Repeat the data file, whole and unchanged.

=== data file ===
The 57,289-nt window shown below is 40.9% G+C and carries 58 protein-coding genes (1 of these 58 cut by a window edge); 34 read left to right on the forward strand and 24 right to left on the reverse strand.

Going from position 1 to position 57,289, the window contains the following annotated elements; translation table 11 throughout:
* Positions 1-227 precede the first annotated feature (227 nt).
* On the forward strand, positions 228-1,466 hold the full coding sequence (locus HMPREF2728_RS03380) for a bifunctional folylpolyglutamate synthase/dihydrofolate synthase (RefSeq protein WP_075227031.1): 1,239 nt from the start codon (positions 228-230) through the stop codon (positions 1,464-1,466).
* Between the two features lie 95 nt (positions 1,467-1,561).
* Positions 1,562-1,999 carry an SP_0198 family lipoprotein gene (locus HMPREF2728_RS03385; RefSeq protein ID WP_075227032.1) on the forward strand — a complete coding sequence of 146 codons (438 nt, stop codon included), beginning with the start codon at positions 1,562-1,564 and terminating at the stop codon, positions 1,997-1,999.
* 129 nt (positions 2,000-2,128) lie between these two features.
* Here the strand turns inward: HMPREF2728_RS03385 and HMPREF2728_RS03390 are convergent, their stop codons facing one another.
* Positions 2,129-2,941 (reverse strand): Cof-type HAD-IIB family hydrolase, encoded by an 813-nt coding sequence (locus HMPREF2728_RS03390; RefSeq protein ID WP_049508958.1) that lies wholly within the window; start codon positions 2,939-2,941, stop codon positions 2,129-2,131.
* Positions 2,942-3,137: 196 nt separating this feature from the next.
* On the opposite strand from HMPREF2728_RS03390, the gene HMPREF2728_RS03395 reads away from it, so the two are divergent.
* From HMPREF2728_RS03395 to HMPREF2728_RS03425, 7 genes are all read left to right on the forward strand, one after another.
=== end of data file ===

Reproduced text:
The 57,289-nt window shown below is 40.9% G+C and carries 58 protein-coding genes (1 of these 58 cut by a window edge); 34 read left to right on the forward strand and 24 right to left on the reverse strand.

Going from position 1 to position 57,289, the window contains the following annotated elements; translation table 11 throughout:
* Positions 1-227 precede the first annotated feature (227 nt).
* On the forward strand, positions 228-1,466 hold the full coding sequence (locus HMPREF2728_RS03380) for a bifunctional folylpolyglutamate synthase/dihydrofolate synthase (RefSeq protein WP_075227031.1): 1,239 nt from the start codon (positions 228-230) through the stop codon (positions 1,464-1,466).
* Between the two features lie 95 nt (positions 1,467-1,561).
* Positions 1,562-1,999 carry an SP_0198 family lipoprotein gene (locus HMPREF2728_RS03385; RefSeq protein ID WP_075227032.1) on the forward strand — a complete coding sequence of 146 codons (438 nt, stop codon included), beginning with the start codon at positions 1,562-1,564 and terminating at the stop codon, positions 1,997-1,999.
* 129 nt (positions 2,000-2,128) lie between these two features.
* Here the strand turns inward: HMPREF2728_RS03385 and HMPREF2728_RS03390 are convergent, their stop codons facing one another.
* Positions 2,129-2,941 (reverse strand): Cof-type HAD-IIB family hydrolase, encoded by an 813-nt coding sequence (locus HMPREF2728_RS03390; RefSeq protein ID WP_049508958.1) that lies wholly within the window; start codon positions 2,939-2,941, stop codon positions 2,129-2,131.
* Positions 2,942-3,137: 196 nt separating this feature from the next.
* On the opposite strand from HMPREF2728_RS03390, the gene HMPREF2728_RS03395 reads away from it, so the two are divergent.
* From HMPREF2728_RS03395 to HMPREF2728_RS03425, 7 genes are all read left to right on the forward strand, one after another.